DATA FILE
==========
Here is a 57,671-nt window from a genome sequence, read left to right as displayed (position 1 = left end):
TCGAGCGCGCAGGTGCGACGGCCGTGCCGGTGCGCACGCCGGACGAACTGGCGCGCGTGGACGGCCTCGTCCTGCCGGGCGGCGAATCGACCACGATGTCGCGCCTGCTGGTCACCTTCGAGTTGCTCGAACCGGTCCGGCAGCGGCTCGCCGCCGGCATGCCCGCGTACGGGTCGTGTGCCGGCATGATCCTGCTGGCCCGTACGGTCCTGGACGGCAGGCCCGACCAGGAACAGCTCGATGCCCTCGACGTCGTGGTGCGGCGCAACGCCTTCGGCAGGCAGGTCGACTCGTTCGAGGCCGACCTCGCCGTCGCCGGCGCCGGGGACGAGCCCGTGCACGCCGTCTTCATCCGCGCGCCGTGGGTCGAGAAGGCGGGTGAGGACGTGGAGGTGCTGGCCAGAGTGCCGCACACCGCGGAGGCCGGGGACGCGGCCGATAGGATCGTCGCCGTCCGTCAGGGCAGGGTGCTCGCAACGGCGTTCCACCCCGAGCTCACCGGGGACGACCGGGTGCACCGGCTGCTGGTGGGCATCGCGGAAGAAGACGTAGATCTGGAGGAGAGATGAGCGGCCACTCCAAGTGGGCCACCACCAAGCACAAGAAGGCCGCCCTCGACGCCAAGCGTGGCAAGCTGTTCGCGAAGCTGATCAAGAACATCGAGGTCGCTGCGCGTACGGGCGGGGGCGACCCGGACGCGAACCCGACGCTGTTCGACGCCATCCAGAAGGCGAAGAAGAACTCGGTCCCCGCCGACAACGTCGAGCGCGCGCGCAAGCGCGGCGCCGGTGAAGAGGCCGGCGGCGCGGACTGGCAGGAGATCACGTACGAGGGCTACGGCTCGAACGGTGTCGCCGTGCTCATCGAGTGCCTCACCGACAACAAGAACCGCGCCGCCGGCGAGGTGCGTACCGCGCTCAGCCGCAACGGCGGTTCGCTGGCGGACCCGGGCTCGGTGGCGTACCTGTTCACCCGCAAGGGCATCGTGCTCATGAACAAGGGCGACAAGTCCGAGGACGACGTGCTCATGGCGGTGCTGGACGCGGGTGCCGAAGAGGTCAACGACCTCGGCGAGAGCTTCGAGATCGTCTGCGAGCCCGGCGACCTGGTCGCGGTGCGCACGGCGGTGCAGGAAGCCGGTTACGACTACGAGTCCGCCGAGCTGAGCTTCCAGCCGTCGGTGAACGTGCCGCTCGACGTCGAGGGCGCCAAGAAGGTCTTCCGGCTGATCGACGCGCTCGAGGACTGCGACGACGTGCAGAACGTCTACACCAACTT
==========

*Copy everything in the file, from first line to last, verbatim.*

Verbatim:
Here is a 57,671-nt window from a genome sequence, read left to right as displayed (position 1 = left end):
TCGAGCGCGCAGGTGCGACGGCCGTGCCGGTGCGCACGCCGGACGAACTGGCGCGCGTGGACGGCCTCGTCCTGCCGGGCGGCGAATCGACCACGATGTCGCGCCTGCTGGTCACCTTCGAGTTGCTCGAACCGGTCCGGCAGCGGCTCGCCGCCGGCATGCCCGCGTACGGGTCGTGTGCCGGCATGATCCTGCTGGCCCGTACGGTCCTGGACGGCAGGCCCGACCAGGAACAGCTCGATGCCCTCGACGTCGTGGTGCGGCGCAACGCCTTCGGCAGGCAGGTCGACTCGTTCGAGGCCGACCTCGCCGTCGCCGGCGCCGGGGACGAGCCCGTGCACGCCGTCTTCATCCGCGCGCCGTGGGTCGAGAAGGCGGGTGAGGACGTGGAGGTGCTGGCCAGAGTGCCGCACACCGCGGAGGCCGGGGACGCGGCCGATAGGATCGTCGCCGTCCGTCAGGGCAGGGTGCTCGCAACGGCGTTCCACCCCGAGCTCACCGGGGACGACCGGGTGCACCGGCTGCTGGTGGGCATCGCGGAAGAAGACGTAGATCTGGAGGAGAGATGAGCGGCCACTCCAAGTGGGCCACCACCAAGCACAAGAAGGCCGCCCTCGACGCCAAGCGTGGCAAGCTGTTCGCGAAGCTGATCAAGAACATCGAGGTCGCTGCGCGTACGGGCGGGGGCGACCCGGACGCGAACCCGACGCTGTTCGACGCCATCCAGAAGGCGAAGAAGAACTCGGTCCCCGCCGACAACGTCGAGCGCGCGCGCAAGCGCGGCGCCGGTGAAGAGGCCGGCGGCGCGGACTGGCAGGAGATCACGTACGAGGGCTACGGCTCGAACGGTGTCGCCGTGCTCATCGAGTGCCTCACCGACAACAAGAACCGCGCCGCCGGCGAGGTGCGTACCGCGCTCAGCCGCAACGGCGGTTCGCTGGCGGACCCGGGCTCGGTGGCGTACCTGTTCACCCGCAAGGGCATCGTGCTCATGAACAAGGGCGACAAGTCCGAGGACGACGTGCTCATGGCGGTGCTGGACGCGGGTGCCGAAGAGGTCAACGACCTCGGCGAGAGCTTCGAGATCGTCTGCGAGCCCGGCGACCTGGTCGCGGTGCGCACGGCGGTGCAGGAAGCCGGTTACGACTACGAGTCCGCCGAGCTGAGCTTCCAGCCGTCGGTGAACGTGCCGCTCGACGTCGAGGGCGCCAAGAAGGTCTTCCGGCTGATCGACGCGCTCGAGGACTGCGACGACGTGCAGAACGTCTACACCAACTT